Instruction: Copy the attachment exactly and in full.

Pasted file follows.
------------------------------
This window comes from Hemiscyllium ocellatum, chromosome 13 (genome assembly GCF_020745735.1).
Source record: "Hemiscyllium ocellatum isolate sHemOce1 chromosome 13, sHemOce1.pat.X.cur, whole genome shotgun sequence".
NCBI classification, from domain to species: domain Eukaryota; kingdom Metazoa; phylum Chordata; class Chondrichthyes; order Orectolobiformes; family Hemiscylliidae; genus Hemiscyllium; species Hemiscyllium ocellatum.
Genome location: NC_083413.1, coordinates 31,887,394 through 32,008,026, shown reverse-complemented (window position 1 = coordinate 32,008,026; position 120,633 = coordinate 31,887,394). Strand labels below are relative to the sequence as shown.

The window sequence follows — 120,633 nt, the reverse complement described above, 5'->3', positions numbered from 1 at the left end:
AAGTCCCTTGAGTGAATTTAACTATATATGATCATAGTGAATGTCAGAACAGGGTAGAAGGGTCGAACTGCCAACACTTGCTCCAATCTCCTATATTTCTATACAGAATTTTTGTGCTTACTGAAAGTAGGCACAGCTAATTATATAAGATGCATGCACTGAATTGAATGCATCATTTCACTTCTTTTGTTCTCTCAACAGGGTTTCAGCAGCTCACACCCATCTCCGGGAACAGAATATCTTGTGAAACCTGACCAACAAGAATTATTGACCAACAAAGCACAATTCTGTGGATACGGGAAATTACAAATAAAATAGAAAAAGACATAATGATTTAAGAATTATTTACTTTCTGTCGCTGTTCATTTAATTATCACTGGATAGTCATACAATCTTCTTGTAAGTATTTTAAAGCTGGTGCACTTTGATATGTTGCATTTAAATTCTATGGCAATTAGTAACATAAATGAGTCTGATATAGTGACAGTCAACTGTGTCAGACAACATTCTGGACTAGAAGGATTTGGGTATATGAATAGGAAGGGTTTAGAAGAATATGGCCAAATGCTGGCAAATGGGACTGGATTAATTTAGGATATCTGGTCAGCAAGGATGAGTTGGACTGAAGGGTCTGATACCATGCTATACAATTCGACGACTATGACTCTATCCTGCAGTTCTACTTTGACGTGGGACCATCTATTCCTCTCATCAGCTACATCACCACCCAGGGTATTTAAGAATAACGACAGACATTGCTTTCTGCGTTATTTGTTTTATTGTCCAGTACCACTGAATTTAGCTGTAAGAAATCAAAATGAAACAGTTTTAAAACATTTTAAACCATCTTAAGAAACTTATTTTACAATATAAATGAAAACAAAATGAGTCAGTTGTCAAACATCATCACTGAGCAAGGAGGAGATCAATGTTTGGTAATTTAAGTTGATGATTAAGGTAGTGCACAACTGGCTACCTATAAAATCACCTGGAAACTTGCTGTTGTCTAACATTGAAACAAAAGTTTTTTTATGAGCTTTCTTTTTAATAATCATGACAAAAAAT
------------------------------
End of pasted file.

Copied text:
This window comes from Hemiscyllium ocellatum, chromosome 13 (genome assembly GCF_020745735.1).
Source record: "Hemiscyllium ocellatum isolate sHemOce1 chromosome 13, sHemOce1.pat.X.cur, whole genome shotgun sequence".
NCBI classification, from domain to species: domain Eukaryota; kingdom Metazoa; phylum Chordata; class Chondrichthyes; order Orectolobiformes; family Hemiscylliidae; genus Hemiscyllium; species Hemiscyllium ocellatum.
Genome location: NC_083413.1, coordinates 31,887,394 through 32,008,026, shown reverse-complemented (window position 1 = coordinate 32,008,026; position 120,633 = coordinate 31,887,394). Strand labels below are relative to the sequence as shown.

The window sequence follows — 120,633 nt, the reverse complement described above, 5'->3', positions numbered from 1 at the left end:
AAGTCCCTTGAGTGAATTTAACTATATATGATCATAGTGAATGTCAGAACAGGGTAGAAGGGTCGAACTGCCAACACTTGCTCCAATCTCCTATATTTCTATACAGAATTTTTGTGCTTACTGAAAGTAGGCACAGCTAATTATATAAGATGCATGCACTGAATTGAATGCATCATTTCACTTCTTTTGTTCTCTCAACAGGGTTTCAGCAGCTCACACCCATCTCCGGGAACAGAATATCTTGTGAAACCTGACCAACAAGAATTATTGACCAACAAAGCACAATTCTGTGGATACGGGAAATTACAAATAAAATAGAAAAAGACATAATGATTTAAGAATTATTTACTTTCTGTCGCTGTTCATTTAATTATCACTGGATAGTCATACAATCTTCTTGTAAGTATTTTAAAGCTGGTGCACTTTGATATGTTGCATTTAAATTCTATGGCAATTAGTAACATAAATGAGTCTGATATAGTGACAGTCAACTGTGTCAGACAACATTCTGGACTAGAAGGATTTGGGTATATGAATAGGAAGGGTTTAGAAGAATATGGCCAAATGCTGGCAAATGGGACTGGATTAATTTAGGATATCTGGTCAGCAAGGATGAGTTGGACTGAAGGGTCTGATACCATGCTATACAATTCGACGACTATGACTCTATCCTGCAGTTCTACTTTGACGTGGGACCATCTATTCCTCTCATCAGCTACATCACCACCCAGGGTATTTAAGAATAACGACAGACATTGCTTTCTGCGTTATTTGTTTTATTGTCCAGTACCACTGAATTTAGCTGTAAGAAATCAAAATGAAACAGTTTTAAAACATTTTAAACCATCTTAAGAAACTTATTTTACAATATAAATGAAAACAAAATGAGTCAGTTGTCAAACATCATCACTGAGCAAGGAGGAGATCAATGTTTGGTAATTTAAGTTGATGATTAAGGTAGTGCACAACTGGCTACCTATAAAATCACCTGGAAACTTGCTGTTGTCTAACATTGAAACAAAAGTTTTTTTATGAGCTTTCTTTTTAATAATCATGACAAAAAAT